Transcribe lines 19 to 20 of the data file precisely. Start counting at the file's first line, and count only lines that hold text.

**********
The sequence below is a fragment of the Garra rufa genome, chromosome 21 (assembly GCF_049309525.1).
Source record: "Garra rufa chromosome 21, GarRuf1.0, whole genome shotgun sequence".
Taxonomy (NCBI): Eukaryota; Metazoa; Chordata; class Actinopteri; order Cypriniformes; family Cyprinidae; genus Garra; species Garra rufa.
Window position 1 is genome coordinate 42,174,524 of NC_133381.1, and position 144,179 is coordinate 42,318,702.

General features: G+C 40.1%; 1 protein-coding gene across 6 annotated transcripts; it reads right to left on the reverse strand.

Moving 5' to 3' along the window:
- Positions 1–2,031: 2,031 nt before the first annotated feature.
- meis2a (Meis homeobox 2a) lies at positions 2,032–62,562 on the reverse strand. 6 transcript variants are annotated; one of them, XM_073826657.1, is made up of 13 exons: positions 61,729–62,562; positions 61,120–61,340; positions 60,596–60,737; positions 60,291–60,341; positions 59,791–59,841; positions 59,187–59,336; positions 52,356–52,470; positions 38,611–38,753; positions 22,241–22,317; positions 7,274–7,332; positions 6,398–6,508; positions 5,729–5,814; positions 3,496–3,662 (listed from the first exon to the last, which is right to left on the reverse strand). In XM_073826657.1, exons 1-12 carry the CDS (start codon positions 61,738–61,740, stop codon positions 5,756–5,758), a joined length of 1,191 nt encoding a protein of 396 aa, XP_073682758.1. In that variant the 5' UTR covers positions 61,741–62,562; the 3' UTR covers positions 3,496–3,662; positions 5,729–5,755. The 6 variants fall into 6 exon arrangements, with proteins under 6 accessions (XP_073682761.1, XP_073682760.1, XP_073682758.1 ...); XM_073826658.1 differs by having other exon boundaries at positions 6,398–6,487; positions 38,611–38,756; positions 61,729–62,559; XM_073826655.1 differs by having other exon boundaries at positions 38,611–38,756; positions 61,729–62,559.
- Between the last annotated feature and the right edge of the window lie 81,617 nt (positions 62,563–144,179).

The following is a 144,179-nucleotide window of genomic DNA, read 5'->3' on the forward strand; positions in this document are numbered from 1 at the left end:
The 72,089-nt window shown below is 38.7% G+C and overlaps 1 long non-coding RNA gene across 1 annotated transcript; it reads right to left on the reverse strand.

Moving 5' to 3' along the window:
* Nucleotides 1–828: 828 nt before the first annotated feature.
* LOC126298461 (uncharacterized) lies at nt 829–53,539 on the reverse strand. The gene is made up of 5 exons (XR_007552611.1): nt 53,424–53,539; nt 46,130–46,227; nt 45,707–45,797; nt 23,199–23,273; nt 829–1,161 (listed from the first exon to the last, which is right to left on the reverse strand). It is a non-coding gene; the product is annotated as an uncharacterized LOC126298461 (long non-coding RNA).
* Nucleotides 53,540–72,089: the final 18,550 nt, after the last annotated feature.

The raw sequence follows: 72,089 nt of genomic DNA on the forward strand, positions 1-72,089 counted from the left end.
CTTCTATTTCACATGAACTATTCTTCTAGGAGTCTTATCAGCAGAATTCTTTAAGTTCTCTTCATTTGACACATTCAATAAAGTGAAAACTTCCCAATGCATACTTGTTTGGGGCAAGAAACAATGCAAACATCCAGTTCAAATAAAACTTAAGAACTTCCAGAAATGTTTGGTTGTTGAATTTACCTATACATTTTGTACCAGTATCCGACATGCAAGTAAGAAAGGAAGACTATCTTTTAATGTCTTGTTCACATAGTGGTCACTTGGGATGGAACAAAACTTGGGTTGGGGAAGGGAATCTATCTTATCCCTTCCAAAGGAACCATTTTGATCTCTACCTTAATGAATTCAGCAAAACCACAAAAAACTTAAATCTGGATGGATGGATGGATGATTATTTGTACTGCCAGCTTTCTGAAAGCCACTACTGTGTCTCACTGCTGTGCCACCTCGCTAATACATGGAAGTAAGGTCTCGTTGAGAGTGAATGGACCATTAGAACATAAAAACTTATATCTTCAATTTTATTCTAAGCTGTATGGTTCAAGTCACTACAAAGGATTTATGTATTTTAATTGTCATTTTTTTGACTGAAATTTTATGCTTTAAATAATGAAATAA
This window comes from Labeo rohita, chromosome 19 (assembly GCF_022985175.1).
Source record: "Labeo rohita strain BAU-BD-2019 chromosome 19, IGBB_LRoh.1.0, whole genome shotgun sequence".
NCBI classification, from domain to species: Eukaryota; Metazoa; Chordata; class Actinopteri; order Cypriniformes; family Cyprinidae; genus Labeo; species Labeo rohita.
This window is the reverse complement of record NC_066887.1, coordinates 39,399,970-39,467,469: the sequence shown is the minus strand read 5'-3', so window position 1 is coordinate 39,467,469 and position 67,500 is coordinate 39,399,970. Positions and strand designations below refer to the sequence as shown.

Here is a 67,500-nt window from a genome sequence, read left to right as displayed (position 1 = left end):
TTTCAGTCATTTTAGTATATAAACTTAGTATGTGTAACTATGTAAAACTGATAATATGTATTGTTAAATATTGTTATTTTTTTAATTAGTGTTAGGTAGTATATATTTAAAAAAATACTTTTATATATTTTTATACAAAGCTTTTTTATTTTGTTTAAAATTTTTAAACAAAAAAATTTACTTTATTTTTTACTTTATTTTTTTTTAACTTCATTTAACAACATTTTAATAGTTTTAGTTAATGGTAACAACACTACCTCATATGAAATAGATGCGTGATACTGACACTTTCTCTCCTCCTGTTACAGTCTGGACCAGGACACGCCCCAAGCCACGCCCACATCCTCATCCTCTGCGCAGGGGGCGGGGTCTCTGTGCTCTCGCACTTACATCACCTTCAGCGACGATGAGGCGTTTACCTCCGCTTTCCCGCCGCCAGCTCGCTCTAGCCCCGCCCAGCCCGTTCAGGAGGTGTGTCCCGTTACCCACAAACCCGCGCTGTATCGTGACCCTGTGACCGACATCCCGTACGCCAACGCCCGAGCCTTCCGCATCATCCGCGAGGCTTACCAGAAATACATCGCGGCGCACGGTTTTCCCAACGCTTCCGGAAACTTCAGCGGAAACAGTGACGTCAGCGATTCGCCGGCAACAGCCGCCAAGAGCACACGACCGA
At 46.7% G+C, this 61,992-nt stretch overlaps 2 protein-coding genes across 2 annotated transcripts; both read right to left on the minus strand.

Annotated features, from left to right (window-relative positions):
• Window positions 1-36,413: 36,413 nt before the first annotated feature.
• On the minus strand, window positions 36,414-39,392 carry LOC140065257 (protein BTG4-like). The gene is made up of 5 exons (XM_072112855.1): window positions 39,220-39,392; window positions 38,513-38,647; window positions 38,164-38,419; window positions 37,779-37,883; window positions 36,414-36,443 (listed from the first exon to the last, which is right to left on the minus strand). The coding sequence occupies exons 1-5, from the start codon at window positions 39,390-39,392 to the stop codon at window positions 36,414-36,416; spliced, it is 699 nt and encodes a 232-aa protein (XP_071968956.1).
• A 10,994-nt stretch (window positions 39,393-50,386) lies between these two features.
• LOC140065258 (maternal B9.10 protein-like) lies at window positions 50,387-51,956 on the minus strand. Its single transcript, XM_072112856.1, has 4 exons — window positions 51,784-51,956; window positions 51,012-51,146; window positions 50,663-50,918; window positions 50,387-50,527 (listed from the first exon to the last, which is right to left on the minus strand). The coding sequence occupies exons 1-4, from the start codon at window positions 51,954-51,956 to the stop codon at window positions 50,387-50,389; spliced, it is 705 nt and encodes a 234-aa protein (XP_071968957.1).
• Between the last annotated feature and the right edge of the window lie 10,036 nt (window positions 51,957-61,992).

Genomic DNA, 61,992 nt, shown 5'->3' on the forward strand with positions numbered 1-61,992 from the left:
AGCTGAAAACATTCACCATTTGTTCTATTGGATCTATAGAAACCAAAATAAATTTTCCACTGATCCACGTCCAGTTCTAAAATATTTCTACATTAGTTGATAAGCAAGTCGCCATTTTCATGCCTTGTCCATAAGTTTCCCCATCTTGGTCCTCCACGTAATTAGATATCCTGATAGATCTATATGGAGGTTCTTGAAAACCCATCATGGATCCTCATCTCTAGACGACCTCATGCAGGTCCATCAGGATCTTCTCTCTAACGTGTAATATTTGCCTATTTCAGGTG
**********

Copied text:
Source record: "Labeo rohita strain BAU-BD-2019 chromosome 19, IGBB_LRoh.1.0, whole genome shotgun sequence".
NCBI classification, from domain to species: Eukaryota; Metazoa; Chordata; class Actinopteri; order Cypriniformes; family Cyprinidae; genus Labeo; species Labeo rohita.